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Prescription Drugs: Strategic Framework Would Promote Accountability and Enhance Efforts to Enforce the Prohibitions on Personal Importation

NCJ Number
Date Published
September 2005
76 pages
This report sought to answer questions on how Federal agencies are addressing the importation of prohibited prescription drugs through international mail and carrier facilities, by reviewing current Federal laws, available studies and reports on the importation of prescription drugs and controlled substances, U.S. Customs Border Protection (CBP) and Food and Drug Administration (FDA) procedures and practices related to prescription drugs and controlled substance importation, and applicable importation volume and safety data.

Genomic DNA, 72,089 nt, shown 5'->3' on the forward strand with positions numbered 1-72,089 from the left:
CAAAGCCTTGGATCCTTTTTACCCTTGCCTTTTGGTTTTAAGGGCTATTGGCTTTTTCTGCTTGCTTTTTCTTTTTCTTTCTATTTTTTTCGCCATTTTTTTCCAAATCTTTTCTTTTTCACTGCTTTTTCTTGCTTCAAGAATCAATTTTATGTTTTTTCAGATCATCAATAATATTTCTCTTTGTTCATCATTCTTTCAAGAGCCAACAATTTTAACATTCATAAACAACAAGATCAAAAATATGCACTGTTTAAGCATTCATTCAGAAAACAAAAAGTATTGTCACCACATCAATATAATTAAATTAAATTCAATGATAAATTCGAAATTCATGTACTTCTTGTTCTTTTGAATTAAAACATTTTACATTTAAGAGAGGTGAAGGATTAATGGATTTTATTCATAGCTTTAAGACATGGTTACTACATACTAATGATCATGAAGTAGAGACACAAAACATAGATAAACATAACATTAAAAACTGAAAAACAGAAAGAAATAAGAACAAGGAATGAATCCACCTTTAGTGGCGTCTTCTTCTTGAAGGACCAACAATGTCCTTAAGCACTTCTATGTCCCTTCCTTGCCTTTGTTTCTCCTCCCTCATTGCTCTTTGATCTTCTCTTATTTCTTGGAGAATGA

The information currently available on the safety of illegally imported prescription drugs is limited, and neither U.S. Customs Border Protection (CBP) nor Food and Drug Administration (FDA) systematically collect data on the volume of these imports. Nevertheless, both CBP and FDA officials state that, based on their own observations and limited information collected, the volume of prescription drugs imported into the United States is substantial and increasing. The FDA has issued new procedures to standardize practices for selecting packages for inspection and making admissibility determinations. In addition, CBP has also implemented new procedures to interdict and destroy certain imported controlled substances. Three factors have been identified that have complicated Federal enforcement of laws prohibiting the personal importation of prescription drugs. First, volume has strained limited Federal resources at the mail facilities. Second, Internet pharmacies can operate outside the United States regulatory system and evade Federal law enforcement actions. Third, current law requires FDA to give addressees of packages containing unapproved imported drugs notice and the opportunity to provide evidence of admissibility regarding their imported items. Recently CBP organized a task force to coordinate Federal agencies’ activities to enforce the laws prohibiting the personal importation of prescription drugs. The task force efforts appear to be steps in the right directions. Enhancements to these efforts should include: establishment of a strategic framework to define the scope of the problem at mail and carrier facilities; determine resource needs; establish performance measures; and evaluate progress.